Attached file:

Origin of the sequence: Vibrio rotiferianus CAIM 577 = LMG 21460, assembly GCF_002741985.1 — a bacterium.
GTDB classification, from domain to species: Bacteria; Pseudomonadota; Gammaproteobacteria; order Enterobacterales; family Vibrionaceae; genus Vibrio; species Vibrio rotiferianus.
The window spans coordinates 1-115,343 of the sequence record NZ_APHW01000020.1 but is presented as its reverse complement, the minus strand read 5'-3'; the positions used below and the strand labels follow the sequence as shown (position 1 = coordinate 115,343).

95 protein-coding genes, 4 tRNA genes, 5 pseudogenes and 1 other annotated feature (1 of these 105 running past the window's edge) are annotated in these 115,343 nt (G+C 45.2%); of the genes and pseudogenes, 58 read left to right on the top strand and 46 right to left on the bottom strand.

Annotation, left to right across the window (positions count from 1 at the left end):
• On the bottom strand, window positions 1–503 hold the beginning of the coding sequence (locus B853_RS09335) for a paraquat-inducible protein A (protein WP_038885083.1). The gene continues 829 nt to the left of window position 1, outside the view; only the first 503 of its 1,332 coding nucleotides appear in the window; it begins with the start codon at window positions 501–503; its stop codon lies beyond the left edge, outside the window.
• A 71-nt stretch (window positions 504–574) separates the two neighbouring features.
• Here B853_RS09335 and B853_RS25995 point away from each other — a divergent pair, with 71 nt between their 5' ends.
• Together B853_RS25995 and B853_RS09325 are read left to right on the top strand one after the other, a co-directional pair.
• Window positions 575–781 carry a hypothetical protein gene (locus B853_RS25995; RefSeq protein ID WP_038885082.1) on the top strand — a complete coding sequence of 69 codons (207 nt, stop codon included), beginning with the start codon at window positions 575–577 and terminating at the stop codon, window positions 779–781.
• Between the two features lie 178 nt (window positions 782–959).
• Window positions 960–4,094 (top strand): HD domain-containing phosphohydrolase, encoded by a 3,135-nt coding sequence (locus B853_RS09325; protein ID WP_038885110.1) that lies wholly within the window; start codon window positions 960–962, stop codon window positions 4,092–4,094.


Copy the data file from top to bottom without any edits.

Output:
Origin of the sequence: Vibrio rotiferianus CAIM 577 = LMG 21460, assembly GCF_002741985.1 — a bacterium.
GTDB classification, from domain to species: Bacteria; Pseudomonadota; Gammaproteobacteria; order Enterobacterales; family Vibrionaceae; genus Vibrio; species Vibrio rotiferianus.
The window spans coordinates 1-115,343 of the sequence record NZ_APHW01000020.1 but is presented as its reverse complement, the minus strand read 5'-3'; the positions used below and the strand labels follow the sequence as shown (position 1 = coordinate 115,343).

95 protein-coding genes, 4 tRNA genes, 5 pseudogenes and 1 other annotated feature (1 of these 105 running past the window's edge) are annotated in these 115,343 nt (G+C 45.2%); of the genes and pseudogenes, 58 read left to right on the top strand and 46 right to left on the bottom strand.

Annotation, left to right across the window (positions count from 1 at the left end):
• On the bottom strand, window positions 1–503 hold the beginning of the coding sequence (locus B853_RS09335) for a paraquat-inducible protein A (protein WP_038885083.1). The gene continues 829 nt to the left of window position 1, outside the view; only the first 503 of its 1,332 coding nucleotides appear in the window; it begins with the start codon at window positions 501–503; its stop codon lies beyond the left edge, outside the window.
• A 71-nt stretch (window positions 504–574) separates the two neighbouring features.
• Here B853_RS09335 and B853_RS25995 point away from each other — a divergent pair, with 71 nt between their 5' ends.
• Together B853_RS25995 and B853_RS09325 are read left to right on the top strand one after the other, a co-directional pair.
• Window positions 575–781 carry a hypothetical protein gene (locus B853_RS25995; RefSeq protein ID WP_038885082.1) on the top strand — a complete coding sequence of 69 codons (207 nt, stop codon included), beginning with the start codon at window positions 575–577 and terminating at the stop codon, window positions 779–781.
• Between the two features lie 178 nt (window positions 782–959).
• Window positions 960–4,094 (top strand): HD domain-containing phosphohydrolase, encoded by a 3,135-nt coding sequence (locus B853_RS09325; protein ID WP_038885110.1) that lies wholly within the window; start codon window positions 960–962, stop codon window positions 4,092–4,094.